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What is genetic testing?

Genetic testing is a process of studying your genes, chromosomes and/or proteins in a laboratory to look for markers that may indicate you have a disease, you may be more likely to develop a disease, or you could possibly pass on a disease to your children. More than 1,000 genetic tests are currently in use, according to the National Institutes of Health, and more are in development.

There are several different reasons that genetic tests might be performed.
  • To diagnose the cause of your symptoms. Certain genetic tests can give you a definitive diagnosis of a disease that is making you ill, giving you the information you need to create a treatment and/or disease management plan.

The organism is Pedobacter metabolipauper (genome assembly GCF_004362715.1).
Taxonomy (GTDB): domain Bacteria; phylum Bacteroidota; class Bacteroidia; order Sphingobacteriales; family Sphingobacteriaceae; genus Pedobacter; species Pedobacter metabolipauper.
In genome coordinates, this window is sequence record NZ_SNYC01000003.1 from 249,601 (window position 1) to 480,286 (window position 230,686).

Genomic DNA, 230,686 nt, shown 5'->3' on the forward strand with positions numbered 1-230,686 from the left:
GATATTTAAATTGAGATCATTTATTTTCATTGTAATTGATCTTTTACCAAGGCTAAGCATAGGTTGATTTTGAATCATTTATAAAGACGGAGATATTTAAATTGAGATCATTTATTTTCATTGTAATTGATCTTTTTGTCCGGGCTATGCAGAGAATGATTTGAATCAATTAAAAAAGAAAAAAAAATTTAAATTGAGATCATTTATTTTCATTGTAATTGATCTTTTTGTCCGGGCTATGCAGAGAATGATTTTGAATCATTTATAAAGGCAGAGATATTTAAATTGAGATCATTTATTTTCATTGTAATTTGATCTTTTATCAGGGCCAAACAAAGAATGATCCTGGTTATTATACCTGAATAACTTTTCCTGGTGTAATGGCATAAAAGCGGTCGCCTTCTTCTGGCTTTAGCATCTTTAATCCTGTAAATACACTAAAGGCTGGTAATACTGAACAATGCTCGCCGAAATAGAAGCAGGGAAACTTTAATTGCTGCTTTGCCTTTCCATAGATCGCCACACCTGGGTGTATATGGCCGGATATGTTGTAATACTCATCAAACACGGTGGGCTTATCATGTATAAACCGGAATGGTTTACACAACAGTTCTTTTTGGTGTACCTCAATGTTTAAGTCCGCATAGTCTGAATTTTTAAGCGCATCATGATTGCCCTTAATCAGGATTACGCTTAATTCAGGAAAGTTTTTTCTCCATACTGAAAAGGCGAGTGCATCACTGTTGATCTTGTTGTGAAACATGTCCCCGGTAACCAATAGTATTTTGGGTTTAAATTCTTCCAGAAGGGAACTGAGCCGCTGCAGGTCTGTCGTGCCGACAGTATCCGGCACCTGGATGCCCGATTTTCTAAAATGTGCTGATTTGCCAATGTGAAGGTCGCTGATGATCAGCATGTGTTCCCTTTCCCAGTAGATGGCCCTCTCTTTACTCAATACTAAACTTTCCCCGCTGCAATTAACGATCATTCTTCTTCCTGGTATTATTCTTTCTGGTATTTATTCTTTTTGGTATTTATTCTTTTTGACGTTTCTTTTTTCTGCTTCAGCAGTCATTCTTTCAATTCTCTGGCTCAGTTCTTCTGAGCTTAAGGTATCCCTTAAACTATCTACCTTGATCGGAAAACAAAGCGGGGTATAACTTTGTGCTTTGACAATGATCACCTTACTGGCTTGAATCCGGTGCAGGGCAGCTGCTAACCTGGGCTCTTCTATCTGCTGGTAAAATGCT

• To give you a sense of how likely you are to develop certain diseases. For example, certain mutations on genes known as BRCA1 and BRCA2 may identify a woman as being at increased risk for breast or ovarian cancer. She can then use that information to consider preventive surgery, more frequent screening, or certain lifestyle changes to reduce her risk.
  • To determine if you are a carrier of a gene linked to a disease that runs in your family.
  • To determine if a fetus has a certain disease (prenatal testing).
  • To test newborns to determine if they have certain diseases known to affect health and development.
  • To determine the best treatment option for you (pharmacogenomic testing). Certain genetic tests give information about how individuals process medication.
  • For research purposes. Genetic testing may be performed to expand medical researchers' understanding of the human body, health, and disease.

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Important: This content reflects information from various individuals and organizations and may offer alternative or opposing points of view. It should not be used for medical advice, diagnosis or treatment. As always, you should consult with your healthcare provider about your specific health needs.